Arms sent to Ukraine could end up in criminal hands, says Interpol chief

·2-min read

Weapons being sent to Ukraine to aid its army’s defence against the Russian invasion could end up in the hands of criminals, the head of Interpol has said.

Jürgen Stock said that the international market could be flooded by guns once the conflict ends.

“Once the guns fall silent [in Ukraine], the illegal weapons will come. We know this from many other theatres of conflict. The criminals are even now, as we speak, focusing on them,” he said.

“Criminal groups try to exploit these chaotic situations and the availability of weapons, even those used by the military and including heavy weapons.

“These will be available on the criminal market and will create a challenge. No country or region can deal with it in isolation because these groups operate at a global level.”

He added: “We can expect an influx of weapons in Europe and beyond. We should be alarmed and we have to expect these weapons to be trafficked not only to neighbouring countries but to other continents.”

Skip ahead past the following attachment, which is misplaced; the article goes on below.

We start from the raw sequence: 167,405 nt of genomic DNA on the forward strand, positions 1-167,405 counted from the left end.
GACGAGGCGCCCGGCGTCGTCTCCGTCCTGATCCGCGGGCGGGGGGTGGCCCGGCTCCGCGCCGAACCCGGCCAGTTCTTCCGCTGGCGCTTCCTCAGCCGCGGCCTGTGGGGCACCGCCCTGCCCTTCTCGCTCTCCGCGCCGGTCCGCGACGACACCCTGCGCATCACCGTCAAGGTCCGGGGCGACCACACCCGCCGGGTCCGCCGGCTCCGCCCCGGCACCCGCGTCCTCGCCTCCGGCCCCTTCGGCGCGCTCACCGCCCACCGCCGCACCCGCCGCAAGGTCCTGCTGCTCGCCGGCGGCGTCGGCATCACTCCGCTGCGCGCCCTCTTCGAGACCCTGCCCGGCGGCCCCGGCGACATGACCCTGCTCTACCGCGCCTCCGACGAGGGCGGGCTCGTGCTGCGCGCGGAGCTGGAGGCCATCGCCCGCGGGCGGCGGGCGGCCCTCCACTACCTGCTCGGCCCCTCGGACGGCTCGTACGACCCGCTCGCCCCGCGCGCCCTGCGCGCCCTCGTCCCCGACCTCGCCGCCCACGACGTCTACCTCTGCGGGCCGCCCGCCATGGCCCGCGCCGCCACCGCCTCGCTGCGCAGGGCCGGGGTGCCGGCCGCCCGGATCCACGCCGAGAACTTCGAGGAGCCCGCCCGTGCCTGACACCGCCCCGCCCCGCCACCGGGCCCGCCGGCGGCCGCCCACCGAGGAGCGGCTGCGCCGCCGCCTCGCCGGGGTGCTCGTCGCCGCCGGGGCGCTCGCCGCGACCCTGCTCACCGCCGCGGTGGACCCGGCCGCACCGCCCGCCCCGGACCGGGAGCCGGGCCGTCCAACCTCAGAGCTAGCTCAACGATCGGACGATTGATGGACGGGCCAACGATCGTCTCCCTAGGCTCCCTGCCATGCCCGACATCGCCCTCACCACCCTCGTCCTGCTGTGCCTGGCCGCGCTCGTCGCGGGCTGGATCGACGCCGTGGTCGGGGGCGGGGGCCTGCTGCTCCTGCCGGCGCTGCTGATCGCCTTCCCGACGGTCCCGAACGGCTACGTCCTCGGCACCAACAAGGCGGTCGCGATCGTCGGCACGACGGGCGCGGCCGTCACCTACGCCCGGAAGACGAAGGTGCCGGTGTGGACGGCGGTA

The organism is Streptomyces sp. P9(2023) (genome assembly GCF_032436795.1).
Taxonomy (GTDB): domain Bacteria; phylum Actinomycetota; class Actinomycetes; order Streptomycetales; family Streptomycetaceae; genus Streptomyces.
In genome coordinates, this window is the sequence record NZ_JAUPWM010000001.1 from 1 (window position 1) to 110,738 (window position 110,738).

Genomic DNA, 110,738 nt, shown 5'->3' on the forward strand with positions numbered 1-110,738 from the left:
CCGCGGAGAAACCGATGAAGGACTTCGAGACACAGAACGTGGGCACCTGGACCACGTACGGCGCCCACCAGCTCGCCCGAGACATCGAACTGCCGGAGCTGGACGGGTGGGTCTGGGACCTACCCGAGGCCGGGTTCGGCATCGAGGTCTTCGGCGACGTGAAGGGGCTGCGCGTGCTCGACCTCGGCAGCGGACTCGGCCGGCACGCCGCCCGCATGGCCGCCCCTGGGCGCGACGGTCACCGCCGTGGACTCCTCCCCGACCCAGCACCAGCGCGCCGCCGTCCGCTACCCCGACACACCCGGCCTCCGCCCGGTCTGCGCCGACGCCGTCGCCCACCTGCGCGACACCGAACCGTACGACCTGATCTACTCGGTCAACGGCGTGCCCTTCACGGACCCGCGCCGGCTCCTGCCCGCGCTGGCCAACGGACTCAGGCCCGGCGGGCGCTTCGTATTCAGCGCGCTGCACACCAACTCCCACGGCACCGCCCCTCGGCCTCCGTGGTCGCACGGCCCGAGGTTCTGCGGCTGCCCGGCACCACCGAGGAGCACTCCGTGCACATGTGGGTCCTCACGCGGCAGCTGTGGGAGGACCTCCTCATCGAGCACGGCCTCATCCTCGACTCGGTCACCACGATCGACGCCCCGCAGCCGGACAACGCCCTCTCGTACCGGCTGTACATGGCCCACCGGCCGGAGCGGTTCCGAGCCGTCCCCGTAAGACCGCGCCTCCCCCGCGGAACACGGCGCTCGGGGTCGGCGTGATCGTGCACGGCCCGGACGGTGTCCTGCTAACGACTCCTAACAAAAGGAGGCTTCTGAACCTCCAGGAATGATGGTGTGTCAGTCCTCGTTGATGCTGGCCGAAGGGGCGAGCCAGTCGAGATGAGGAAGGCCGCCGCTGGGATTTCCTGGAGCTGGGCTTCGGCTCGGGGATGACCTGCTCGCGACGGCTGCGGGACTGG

Mr Stock urged Interpol members to use the organisation’s database to “track and trace” the weapons.

“We are in contact with member countries to encourage them to use these tools. Criminals are interested in all kinds of weapons … basically any weapons that can be carried might be used for criminal purposes.”

He added: “No country in our region can deal with it in isolation because the criminals I’m talking about are operating globally.”

Kyiv is set to receive further deliveries of western weapons in the coming days as Mr Zelensky’s forces seek to stem the Russian advance in the Donbas.

Britain said Thursday that it is sending sophisticated medium-range rocket systems to Ukraine. The pledge came a day after the United States and Germany said they would equip the embattled nation with advanced weapons for shooting down aircraft and knocking out artillery.

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